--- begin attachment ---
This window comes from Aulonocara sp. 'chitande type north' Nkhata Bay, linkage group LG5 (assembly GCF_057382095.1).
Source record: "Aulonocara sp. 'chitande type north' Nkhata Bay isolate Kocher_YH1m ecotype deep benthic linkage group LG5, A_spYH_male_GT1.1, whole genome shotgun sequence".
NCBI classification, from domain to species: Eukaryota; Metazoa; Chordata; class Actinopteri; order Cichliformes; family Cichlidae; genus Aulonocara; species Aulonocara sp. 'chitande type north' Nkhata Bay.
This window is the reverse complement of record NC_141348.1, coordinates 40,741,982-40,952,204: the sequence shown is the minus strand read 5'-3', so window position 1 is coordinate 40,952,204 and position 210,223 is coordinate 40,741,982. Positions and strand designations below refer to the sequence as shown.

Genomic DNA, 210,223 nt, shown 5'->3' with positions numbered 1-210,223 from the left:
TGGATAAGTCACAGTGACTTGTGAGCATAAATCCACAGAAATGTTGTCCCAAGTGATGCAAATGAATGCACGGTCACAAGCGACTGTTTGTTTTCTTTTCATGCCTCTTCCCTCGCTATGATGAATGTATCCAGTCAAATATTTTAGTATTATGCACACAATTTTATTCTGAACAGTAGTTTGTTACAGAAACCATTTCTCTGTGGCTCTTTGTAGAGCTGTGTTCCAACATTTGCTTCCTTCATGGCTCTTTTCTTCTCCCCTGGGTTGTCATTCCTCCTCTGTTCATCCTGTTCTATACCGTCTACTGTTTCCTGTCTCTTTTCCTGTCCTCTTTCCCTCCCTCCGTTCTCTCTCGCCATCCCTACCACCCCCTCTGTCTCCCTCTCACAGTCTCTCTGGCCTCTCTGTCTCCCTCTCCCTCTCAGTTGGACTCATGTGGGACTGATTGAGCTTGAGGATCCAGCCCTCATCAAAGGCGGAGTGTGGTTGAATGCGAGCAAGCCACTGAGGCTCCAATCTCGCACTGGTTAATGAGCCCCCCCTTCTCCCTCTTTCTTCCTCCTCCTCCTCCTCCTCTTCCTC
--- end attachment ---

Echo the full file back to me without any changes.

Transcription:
This window comes from Aulonocara sp. 'chitande type north' Nkhata Bay, linkage group LG5 (assembly GCF_057382095.1).
Source record: "Aulonocara sp. 'chitande type north' Nkhata Bay isolate Kocher_YH1m ecotype deep benthic linkage group LG5, A_spYH_male_GT1.1, whole genome shotgun sequence".
NCBI classification, from domain to species: Eukaryota; Metazoa; Chordata; class Actinopteri; order Cichliformes; family Cichlidae; genus Aulonocara; species Aulonocara sp. 'chitande type north' Nkhata Bay.
This window is the reverse complement of record NC_141348.1, coordinates 40,741,982-40,952,204: the sequence shown is the minus strand read 5'-3', so window position 1 is coordinate 40,952,204 and position 210,223 is coordinate 40,741,982. Positions and strand designations below refer to the sequence as shown.

Genomic DNA, 210,223 nt, shown 5'->3' with positions numbered 1-210,223 from the left:
TGGATAAGTCACAGTGACTTGTGAGCATAAATCCACAGAAATGTTGTCCCAAGTGATGCAAATGAATGCACGGTCACAAGCGACTGTTTGTTTTCTTTTCATGCCTCTTCCCTCGCTATGATGAATGTATCCAGTCAAATATTTTAGTATTATGCACACAATTTTATTCTGAACAGTAGTTTGTTACAGAAACCATTTCTCTGTGGCTCTTTGTAGAGCTGTGTTCCAACATTTGCTTCCTTCATGGCTCTTTTCTTCTCCCCTGGGTTGTCATTCCTCCTCTGTTCATCCTGTTCTATACCGTCTACTGTTTCCTGTCTCTTTTCCTGTCCTCTTTCCCTCCCTCCGTTCTCTCTCGCCATCCCTACCACCCCCTCTGTCTCCCTCTCACAGTCTCTCTGGCCTCTCTGTCTCCCTCTCCCTCTCAGTTGGACTCATGTGGGACTGATTGAGCTTGAGGATCCAGCCCTCATCAAAGGCGGAGTGTGGTTGAATGCGAGCAAGCCACTGAGGCTCCAATCTCGCACTGGTTAATGAGCCCCCCCTTCTCCCTCTTTCTTCCTCCTCCTCCTCCTCCTCTTCCTC